CSA Dives Deep Into ‘Egregious’ Cloud Computing Threats
The Cloud Security Alliance (CSA) published a report in late September that I just got around to reading. I guess it was the Halloween season that drew me to the title, “Top Threats to Cloud Computing: Egregious 11 Deep Dive.” It provides case study analyses of last year’s The Egregious 11: Top Threats to Cloud Computing, with nine recent cybersecurity attacks and breaches. (Both reports featured a scary octopus on their covers.)
All kidding aside, the deep dive is well worth a look, and its free. The so-called Egregious 11, you’ll recall, were culled from a survey of 241 industry experts on security issues in the cloud. The respondents rated 11 “salient threats, risks, and vulnerabilities” in their cloud environments. The Top Threats Working Group used the survey results, along with its own expertise, to create the final 2019 report.
The new report looks at nine actual attacks and breaches, including “a major financial services company, a leading enterprise video communications firm, and a multinational grocery chain,” for its foundation. The report “connects the dots between the CSA Top Threats in terms of security analysis,” Jon-Michael C. Brook, chair of the Top Threats Working Group, wrote in a forward to the report. And I think it does so quite effectively.
The list of organizations whose breaches were analyzed is a sexy one. It includes Capital One, Disney+, Dow Jones, GitHub, Imperva, Ring, Tesco, Tesla, and Zoom.
Each of the nine examples is presented in the form of a reference chart and a detailed narrative. The reference chart’s format provides an attack-style synopsis of the actor spanning from threats and vulnerabilities to end controls and mitigations.
Here’s one example of the narrative portion of the Capital One breach analysis:
Actor: Former engineer of AWS with insider knowledge on platform vulnerabilities gained credentials from a misconfigured web application to extract sensitive information from protected cloud folders.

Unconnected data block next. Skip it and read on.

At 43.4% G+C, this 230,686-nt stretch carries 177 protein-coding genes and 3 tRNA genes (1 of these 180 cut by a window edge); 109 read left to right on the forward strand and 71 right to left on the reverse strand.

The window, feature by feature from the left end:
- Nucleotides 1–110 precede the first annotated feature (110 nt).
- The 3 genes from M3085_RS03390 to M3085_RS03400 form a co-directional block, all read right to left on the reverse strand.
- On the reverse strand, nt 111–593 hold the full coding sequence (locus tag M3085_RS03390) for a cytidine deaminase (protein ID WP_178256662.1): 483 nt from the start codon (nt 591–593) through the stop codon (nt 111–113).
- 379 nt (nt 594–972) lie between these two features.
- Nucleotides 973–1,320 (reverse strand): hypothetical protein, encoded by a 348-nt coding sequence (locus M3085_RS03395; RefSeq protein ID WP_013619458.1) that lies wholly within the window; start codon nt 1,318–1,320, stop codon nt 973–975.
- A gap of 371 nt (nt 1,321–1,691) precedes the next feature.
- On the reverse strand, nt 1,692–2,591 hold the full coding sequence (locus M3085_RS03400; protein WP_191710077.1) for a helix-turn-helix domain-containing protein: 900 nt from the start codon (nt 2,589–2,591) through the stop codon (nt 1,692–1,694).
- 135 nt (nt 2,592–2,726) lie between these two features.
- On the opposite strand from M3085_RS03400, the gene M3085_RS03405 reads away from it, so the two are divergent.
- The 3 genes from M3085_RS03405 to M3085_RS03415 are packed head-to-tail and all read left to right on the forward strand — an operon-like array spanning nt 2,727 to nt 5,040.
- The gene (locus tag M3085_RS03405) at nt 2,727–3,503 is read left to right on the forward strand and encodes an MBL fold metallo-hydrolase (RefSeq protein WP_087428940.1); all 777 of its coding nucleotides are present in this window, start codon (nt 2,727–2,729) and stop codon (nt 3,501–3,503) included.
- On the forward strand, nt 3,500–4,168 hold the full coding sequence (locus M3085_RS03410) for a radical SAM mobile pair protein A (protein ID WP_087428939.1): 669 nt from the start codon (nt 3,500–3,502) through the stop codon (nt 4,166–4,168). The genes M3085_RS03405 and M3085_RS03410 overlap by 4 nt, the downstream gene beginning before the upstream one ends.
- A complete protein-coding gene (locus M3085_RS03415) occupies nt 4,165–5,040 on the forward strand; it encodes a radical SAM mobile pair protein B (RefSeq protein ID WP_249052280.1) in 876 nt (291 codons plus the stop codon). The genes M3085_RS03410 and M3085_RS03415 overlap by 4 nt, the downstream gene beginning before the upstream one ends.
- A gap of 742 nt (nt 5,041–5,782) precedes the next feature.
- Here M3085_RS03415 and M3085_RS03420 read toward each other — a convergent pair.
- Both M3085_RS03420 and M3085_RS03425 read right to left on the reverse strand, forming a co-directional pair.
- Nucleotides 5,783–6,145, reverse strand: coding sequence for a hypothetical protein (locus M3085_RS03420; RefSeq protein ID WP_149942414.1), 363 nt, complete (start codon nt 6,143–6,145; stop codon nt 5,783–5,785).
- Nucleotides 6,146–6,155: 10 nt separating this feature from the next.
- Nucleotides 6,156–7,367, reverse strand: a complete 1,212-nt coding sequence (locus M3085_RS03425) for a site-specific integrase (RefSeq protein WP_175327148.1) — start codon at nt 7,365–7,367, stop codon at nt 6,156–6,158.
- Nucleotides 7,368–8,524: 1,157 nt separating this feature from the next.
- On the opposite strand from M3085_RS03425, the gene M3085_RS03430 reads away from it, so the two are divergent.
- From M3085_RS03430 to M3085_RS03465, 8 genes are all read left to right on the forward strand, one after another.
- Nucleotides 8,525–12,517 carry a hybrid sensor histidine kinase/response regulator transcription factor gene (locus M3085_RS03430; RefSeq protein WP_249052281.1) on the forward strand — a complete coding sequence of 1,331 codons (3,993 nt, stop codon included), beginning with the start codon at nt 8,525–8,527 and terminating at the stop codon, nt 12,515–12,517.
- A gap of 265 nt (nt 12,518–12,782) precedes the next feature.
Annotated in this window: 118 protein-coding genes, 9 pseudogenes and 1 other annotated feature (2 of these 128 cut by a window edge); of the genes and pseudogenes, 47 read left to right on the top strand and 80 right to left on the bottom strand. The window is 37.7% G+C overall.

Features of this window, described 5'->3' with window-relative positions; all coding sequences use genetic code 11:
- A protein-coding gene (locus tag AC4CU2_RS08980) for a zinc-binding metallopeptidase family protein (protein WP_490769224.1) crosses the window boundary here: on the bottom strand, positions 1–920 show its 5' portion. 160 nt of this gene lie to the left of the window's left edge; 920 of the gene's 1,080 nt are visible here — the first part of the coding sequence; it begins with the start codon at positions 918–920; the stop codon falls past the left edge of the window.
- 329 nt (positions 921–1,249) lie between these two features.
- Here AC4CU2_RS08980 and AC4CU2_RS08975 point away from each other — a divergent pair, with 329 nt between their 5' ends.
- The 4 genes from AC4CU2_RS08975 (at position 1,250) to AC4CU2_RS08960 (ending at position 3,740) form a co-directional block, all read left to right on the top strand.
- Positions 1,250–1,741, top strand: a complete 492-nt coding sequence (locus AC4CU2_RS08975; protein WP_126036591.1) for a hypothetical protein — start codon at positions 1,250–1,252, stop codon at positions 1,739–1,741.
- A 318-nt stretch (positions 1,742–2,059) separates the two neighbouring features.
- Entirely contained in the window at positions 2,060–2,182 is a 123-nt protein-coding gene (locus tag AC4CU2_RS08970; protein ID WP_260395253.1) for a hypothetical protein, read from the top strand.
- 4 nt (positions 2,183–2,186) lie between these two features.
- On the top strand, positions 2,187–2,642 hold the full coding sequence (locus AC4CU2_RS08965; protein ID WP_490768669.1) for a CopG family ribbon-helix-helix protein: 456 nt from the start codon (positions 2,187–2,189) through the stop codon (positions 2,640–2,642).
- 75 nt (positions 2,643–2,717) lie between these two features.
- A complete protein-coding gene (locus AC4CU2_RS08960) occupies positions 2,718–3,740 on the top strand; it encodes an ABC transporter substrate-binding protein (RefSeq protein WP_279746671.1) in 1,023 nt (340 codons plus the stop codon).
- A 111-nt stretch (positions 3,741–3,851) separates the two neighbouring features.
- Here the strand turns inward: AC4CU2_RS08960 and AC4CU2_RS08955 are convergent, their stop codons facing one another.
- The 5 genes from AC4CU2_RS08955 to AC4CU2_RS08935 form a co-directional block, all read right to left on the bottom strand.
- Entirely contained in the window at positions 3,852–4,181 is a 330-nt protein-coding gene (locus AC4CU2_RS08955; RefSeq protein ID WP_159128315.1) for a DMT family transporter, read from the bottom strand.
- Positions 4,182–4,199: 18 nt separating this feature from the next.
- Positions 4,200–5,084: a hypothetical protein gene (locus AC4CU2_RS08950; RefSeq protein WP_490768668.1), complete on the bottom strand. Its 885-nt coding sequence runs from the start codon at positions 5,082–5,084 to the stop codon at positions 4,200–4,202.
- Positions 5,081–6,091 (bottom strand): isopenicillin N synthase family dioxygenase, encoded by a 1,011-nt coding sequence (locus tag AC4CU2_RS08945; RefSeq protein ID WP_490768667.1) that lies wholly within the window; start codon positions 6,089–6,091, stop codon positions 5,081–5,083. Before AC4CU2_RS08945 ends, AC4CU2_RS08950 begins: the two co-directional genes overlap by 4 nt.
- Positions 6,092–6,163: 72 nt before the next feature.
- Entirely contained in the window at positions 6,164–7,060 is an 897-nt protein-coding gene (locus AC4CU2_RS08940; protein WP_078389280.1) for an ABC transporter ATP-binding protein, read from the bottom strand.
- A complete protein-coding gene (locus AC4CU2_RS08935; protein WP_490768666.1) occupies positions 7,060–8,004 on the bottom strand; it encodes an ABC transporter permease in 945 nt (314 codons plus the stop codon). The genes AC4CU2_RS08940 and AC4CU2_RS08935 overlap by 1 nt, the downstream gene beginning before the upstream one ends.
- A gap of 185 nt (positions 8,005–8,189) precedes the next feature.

Attack: Open-source anonymity network (Tor) and VPN services (iPredator) hides attacker. Misconfigured ModSecurity WAF used by Capital One with their AWS cloud operations relayed AWS cloud metadata services including credentials to cloud instances. Over privileged access given to the WAF allowed the attacker to gain access to protected cloud storage (AWS S3 buckets) with the ability to read data sync and exfiltrate sensitive information.
Vulnerabilities: A Server Side Request Forgery (SSRF) vulnerability on the platform was exposed in which a server (e.g. Capital One’s WAF) was tricked into requests from an attacker to access cloud server configurations (e.g. EC2 metadata service) including credentials to whatever the server had access to.
Data Breach: A web application was compromised for IAM credentials to access multiple cloud folders. The cloud folders accessed had read rights to 106 million records of customer information that were exfiltrated.
Data Loss: The data extracted were credit card applications and credit card customer status reports between 2005-2019. Personal Identified Information (PII) from the applications included applicant names, addresses, zip codes/postal codes, phone numbers, email addresses, dates of birth, and self-reported income. The credit card customer PII and financial records extracted included credit scores, credit limits, balances, payment history, contact information, social security numbers, and linked bank accounts. Approximately 140,000 Social Security numbers and 80,000 linked bank account numbers of secured credit card customers were exfiltrated.
I think these narratives read like mystery/thrillers, and the companies are name brands for the most part. Even if you’re not into this kind of thing, this is an accessible report with useful insights that you should definitely read, developers and IT pros alike.
Both reports were prepared by the CSA’s Top Threats Working Group, which, the CSA says, aims to provide organizations with “an up-to-date, expert-informed understanding of cloud security risks, threats, and vulnerabilities in order to make educated risk-management decisions regarding cloud adoption strategies.”
When the CSA first hit my radar in 2012, it described itself as a not-for-profit coalition of companies, individuals, organizations, and “key stake holders” with an interest in promoting secure cloud computing. It’s mission hasn’t changed, and the website features a nice history and list of milestones. The group also issues the Certificate of Cloud Auditing Knowledge (CCAK) certification, currently the only credential for industry professionals who demonstrate expertise in the essential principles of auditing cloud computing systems. The CSA developed the most widely adopted cloud security audit criteria and organizational certification, which makes the group uniquely positioned to lead industry efforts to make sure that industry professionals have the requisite skill set for auditing the cloud environment.
Posted by John K. Waters on 11/02/2020 at 12:57 PM